Wednesday, March 21, 2012

The Last Cardinal Protector of England

On March 21, 1534 Lorenzo Cardinal Campeggio was deprived of his bishopric in Salisbury by the English Parliament. He had stripped of its revenues the year before and dismissed as Cardinal Protector of England by Henry VIII in May of 1531. Cardinal Campeggio had been named Cardinal Protector in 1523 and received the see of Salisbury in 1524. From 1527 on, he had been involved in the King's Great Matter, and both Henry VIII and Thomas Cardinal Wolsey had depended on him to get that annulment of Henry's marriage to Katherine of Aragon.

According to the Catholic Encyclopedia:

The next year (1528), at Wolsey's request, he was sent to England to form, jointly with Wolsey, a court to try the so-called divorce suit of Henry VIII. (For a complete account of the case see article HENRY VIII.) Here we need only refer to Campeggio's conduct in it. He did his best to escape the responsibility which the pope thrust upon him, for he knew well the difficulties both of law and fact connected with the case; and he thoroughly realized, from his intimate acquaintance with Henry and Charles (Catherine's nephew), that, whichever way it was decided, a great nation would be lost to the Church. His instructions were to proceed with extreme slowness and caution; to bring about if possible the reconciliation of Henry with Catherine; and under no circumstances to come to a final decision. In spite of all Wolsey's wiles and the bribes held out to him by the king, he refused to express any opinion and adhered strictly to the orders which he had received. He did, indeed, try his best to induce Catherine to enter a convent, but when she with much spirit declined to do so, he praised her conduct. In the trial (June-July, 1529), it should be noted, Campeggio treated Wolsey as a subordinate and as the king's advocate rather than as a judge. On the last day (23 July), when everyone expected the final decision, he boldly adjourned the court. Some days later the news arrived that Catherine's appeal had already been received in Rome and that the case was reserved to the Holy See. On his way back to Italy Campeggio was detained at Dover, while his baggage was searched by the king's officials in the hope of finding the decretal Bull defining the law of the divorce. But the prudent legate had already destroyed the document, and the search only proved that he left the country poorer than when he had entered it.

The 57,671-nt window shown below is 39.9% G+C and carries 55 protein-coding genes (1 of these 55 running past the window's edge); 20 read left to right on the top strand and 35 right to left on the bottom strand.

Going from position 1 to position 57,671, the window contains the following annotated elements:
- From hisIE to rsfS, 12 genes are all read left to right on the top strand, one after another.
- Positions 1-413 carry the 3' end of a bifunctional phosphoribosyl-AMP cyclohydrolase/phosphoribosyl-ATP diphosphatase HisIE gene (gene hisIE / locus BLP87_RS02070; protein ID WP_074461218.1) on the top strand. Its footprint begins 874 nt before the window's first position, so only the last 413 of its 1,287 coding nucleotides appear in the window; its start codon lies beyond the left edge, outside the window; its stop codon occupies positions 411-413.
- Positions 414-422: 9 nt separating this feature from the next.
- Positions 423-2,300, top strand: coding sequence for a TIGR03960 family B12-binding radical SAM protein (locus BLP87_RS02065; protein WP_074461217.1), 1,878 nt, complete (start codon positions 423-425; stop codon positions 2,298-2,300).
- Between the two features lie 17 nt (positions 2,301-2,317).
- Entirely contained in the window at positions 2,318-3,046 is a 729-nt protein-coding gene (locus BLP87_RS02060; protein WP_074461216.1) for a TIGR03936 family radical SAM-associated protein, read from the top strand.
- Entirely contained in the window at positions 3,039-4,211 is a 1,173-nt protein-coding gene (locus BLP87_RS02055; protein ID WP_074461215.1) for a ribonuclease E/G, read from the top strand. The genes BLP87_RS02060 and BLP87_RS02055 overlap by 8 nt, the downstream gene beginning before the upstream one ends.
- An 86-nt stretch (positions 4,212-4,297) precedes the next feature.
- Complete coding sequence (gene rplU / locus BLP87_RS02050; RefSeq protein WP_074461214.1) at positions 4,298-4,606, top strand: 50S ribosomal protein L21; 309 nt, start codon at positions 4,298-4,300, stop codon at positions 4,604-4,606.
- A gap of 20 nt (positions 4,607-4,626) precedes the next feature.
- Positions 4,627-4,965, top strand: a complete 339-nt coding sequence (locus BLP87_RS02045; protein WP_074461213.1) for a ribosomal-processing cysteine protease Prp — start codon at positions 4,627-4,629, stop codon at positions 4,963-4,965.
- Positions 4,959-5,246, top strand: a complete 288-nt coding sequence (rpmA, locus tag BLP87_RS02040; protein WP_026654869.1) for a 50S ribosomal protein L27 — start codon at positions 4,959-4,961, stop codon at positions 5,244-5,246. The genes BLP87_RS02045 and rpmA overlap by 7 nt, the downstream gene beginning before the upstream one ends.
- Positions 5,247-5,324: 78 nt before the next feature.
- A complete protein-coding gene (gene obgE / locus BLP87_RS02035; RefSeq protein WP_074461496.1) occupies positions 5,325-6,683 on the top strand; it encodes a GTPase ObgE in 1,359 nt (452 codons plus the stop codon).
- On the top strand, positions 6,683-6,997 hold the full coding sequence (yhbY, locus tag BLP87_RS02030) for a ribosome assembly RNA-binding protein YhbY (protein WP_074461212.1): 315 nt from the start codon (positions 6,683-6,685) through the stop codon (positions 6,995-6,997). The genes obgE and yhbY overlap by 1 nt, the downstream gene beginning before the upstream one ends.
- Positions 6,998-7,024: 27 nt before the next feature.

So thus he lost his title as Bishop of Salisbury, having disappointed Henry VIII. I reviewed this book last year, which described the office of the Cardinal Protector and its occupants during the reigns of Henry VII and Henry VIII: The Cardinal Protectors of England: Rome and the Tudors Before the Reformation by William E. Wilkie, published by Cambridge University Press in 1974.

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